With the onset of the Great Depression, Blind Arizona Dranes fell into obscurity. She continued her performances in church services and may have lived in Memphis and possibly Oklahoma City in the 1930s. Her last known public concert was held in Cincinnati in 1947. In 1948 she moved to Los Angeles, where she lived until her death on July 27, 1963. Her death certificate listed her profession as a missionary and that she was buried at the Paradise Memorial Park in Santa Fe Springs, California. She was one of the most influential and innovative gospel pianists of the twentieth century.

Source:  Bradley Shreve, “DRANES, ARIZONA JUANITA [BLIND ARIZONA],” Handbook of Texas Online (http://www.tshaonline.org/handbook/online/articles/fdr16). Published by the Texas State Historical Association.

____________________________________

“Juanita” Arizona Dranes was born in Dallas, Texas around 1905. Born blind, Dranes is believed to have been of Mexican and African-American heritage, and was raised in the Church of God in Christ in the Dallas/Fort Worth area. Dranes’ enthusiastic shouting and piano playing were so dynamic that they practically recommended themselves, and she was only about 20 years of age when a Fort Worth-based minister, Samuel Crouch, suggested to Okeh talent scout Richard M. Jones that Dranes be given a recording test. Blues singer Sara Martin agreed to travel to Fort Worth and help the blind Dranes make it to Chicago for her test on June 17, 1926. It was so successful that the six records resulting from it were all issued. Arizona Dranes was used to working with a chorus, and on two titles, “John Said He Saw a Number” and “My Soul Is a Witness for the Lord,” Richard M. Jones and Sara Martin stepped in to fulfill this role. Dranes’ last two selections of June 17, 1926 can best be described as sanctified barrelhouse piano solos, practically unique in the 1920s. Yet they are representative of a sound and style within gospel piano playing that may be heard yet today.

Dranes returned to Chicago on November 15, 1926, this time partnered with Rev. Ford Washington McGee and His Jubilee Choir. The four numbers recorded that day proved the first of thirteen recording sessions for McGee who, as Rev. F.W. McGee, would become a popular recording artist for Victor, and may have recorded in the 1940s with the Library of Congress. McGee owed this honor to Dranes, who set up the date with Okeh. It is believed that Arizona Dranes is the pianist on three sides made backing up gospel singer Jessie May Hill for Okeh on May 5, 1928 and two others with McGee the following day. On July 3, 1928 Dranes led a chorus of her own on six sides, of which two were withheld; these would be her last recordings under her own name. Dranes was likely the pianist, and possibly the coordinator, of two Columbia sessions held in Dallas in December 1928 with the Texas Jubilee Singers and the Rev. Joe Lenley. Although Dranes maintained contact with Columbia/Okeh scouts for at least a year afterward, Dranes would never record again herself.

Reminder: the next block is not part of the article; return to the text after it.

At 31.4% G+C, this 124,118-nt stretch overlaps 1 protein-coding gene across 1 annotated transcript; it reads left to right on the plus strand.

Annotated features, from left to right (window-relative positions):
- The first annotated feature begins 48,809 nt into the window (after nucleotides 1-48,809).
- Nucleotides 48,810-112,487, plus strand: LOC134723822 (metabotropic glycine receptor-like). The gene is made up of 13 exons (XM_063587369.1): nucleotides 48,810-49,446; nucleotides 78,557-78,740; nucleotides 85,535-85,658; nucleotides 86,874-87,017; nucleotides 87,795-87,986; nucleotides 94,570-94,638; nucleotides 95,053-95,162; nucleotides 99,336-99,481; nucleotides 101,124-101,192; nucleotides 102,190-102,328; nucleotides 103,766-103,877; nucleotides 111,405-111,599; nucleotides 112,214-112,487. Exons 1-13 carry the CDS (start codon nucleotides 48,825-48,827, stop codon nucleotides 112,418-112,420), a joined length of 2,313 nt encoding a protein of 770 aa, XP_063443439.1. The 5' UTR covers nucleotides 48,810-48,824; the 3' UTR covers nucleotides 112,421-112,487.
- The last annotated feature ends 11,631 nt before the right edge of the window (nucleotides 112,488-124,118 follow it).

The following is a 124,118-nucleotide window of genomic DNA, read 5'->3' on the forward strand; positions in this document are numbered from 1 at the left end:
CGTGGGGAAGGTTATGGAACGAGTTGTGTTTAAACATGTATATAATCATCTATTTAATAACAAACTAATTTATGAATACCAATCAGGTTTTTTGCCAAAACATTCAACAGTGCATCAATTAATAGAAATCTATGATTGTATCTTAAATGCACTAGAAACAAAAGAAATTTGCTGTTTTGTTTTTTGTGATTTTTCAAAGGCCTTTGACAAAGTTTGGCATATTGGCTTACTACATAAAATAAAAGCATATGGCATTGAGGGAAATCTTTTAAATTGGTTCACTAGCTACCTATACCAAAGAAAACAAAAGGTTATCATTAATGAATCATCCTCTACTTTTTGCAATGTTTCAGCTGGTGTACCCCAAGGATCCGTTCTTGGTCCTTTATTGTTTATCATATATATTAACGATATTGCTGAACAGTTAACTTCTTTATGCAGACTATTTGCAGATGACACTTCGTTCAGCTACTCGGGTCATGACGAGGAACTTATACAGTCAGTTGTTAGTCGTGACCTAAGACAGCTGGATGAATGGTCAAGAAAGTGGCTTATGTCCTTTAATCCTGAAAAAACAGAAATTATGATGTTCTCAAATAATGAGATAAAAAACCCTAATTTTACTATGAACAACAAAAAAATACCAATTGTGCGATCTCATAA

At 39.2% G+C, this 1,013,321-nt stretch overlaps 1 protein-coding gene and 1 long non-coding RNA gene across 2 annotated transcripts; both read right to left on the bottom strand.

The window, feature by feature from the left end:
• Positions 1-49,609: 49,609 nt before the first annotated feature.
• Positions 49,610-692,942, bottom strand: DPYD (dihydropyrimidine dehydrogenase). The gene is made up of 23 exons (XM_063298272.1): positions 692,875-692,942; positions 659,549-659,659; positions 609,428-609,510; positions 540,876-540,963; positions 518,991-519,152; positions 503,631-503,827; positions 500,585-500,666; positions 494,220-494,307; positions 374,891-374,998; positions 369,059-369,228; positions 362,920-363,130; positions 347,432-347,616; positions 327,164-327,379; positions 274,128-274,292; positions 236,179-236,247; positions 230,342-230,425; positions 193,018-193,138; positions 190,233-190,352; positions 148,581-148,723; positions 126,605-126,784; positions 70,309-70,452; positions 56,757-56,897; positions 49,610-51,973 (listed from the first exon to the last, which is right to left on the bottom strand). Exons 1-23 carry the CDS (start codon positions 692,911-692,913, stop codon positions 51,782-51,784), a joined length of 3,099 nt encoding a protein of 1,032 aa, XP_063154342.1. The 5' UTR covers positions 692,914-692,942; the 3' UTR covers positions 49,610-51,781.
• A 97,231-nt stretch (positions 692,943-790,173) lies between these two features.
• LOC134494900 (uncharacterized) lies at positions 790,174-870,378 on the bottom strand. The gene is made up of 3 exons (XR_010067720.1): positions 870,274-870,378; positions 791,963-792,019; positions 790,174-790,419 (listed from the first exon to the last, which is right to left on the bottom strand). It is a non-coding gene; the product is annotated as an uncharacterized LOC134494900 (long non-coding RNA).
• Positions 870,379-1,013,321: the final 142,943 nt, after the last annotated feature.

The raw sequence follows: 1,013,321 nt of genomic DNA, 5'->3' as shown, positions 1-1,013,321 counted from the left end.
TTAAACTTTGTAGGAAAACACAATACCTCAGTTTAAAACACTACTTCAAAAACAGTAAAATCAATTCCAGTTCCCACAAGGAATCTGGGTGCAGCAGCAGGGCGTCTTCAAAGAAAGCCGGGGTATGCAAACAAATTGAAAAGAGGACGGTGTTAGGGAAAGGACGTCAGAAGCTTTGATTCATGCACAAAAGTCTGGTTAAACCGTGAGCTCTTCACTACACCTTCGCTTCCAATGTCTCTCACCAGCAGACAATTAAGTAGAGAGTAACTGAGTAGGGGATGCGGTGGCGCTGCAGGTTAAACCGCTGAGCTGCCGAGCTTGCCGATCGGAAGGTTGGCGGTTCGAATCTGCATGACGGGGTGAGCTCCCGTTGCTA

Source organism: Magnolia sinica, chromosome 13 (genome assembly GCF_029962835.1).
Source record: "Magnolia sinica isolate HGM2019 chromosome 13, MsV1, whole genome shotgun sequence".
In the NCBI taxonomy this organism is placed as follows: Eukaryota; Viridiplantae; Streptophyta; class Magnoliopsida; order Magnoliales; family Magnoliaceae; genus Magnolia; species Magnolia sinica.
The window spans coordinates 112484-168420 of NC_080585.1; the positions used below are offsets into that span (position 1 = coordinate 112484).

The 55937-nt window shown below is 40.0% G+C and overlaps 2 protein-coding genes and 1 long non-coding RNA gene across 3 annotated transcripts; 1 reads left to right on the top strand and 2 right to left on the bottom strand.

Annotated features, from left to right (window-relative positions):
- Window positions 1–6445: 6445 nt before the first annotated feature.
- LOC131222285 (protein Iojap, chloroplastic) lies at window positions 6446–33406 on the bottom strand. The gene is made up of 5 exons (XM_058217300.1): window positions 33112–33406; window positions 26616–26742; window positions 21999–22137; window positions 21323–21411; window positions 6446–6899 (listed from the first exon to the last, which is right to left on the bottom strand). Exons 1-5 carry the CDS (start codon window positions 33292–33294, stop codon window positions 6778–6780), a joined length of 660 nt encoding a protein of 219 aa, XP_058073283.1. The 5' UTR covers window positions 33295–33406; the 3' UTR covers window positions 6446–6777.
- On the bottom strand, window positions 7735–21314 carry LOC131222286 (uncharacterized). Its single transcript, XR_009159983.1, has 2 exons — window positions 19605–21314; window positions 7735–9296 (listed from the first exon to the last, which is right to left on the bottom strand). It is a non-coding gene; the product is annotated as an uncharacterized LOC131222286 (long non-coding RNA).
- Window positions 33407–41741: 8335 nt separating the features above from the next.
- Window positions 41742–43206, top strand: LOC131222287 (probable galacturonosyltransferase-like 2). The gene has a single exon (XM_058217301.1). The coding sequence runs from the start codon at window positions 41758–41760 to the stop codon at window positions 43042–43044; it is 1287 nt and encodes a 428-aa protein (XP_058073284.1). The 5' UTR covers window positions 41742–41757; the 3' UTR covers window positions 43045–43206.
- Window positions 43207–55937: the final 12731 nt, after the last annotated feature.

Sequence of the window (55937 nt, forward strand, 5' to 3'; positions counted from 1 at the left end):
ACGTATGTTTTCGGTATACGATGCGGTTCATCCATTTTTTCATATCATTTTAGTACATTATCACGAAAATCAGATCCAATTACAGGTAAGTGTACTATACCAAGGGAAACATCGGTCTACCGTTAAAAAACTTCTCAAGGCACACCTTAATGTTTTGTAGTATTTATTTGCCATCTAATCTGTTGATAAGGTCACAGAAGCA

Arizona Dranes is credited by some experts to have invented the “barrelhouse,” ragtime-derived style of gospel accompaniment, and at this point in time there is no known evidence to the contrary. Prior to Dranes, musical accompaniment in African-American gospel is practically unknown, as before 1920 it was only considered appropriate to present sanctified music in an a cappella setting. From 1928 forward, Dranes remained a top-billed artist in black gospel circles, and somewhere along the line she relocated from Texas to Chicago. Dranes’ latest-known advertising places her in Cleveland in 1947; after that Arizona Dranes literally disappears from historical mention, but is believed to have died around 1960. Listening to such riveting performances as “Lamb’s Blood Has Washed Me Clean,” “Crucifixion” and “I’ll Go Where You Want Me to Go” one can’t imagine being in Dranes’ presence without being swept up in the sheer excitement and power of her performances. Although the name Arizona Dranes is almost totally unknown to today’s general public, the style of music she is said to have pioneered continues in sanctified churches literally everywhere; such was her vast and important impact on American music.

Source: All Music Guide

Recording career: 1926 – 1928
Most popular song(s): “I Shall Wear a Crown”, “My Soul Is a Witness for the Lord” and
“He Is My Story”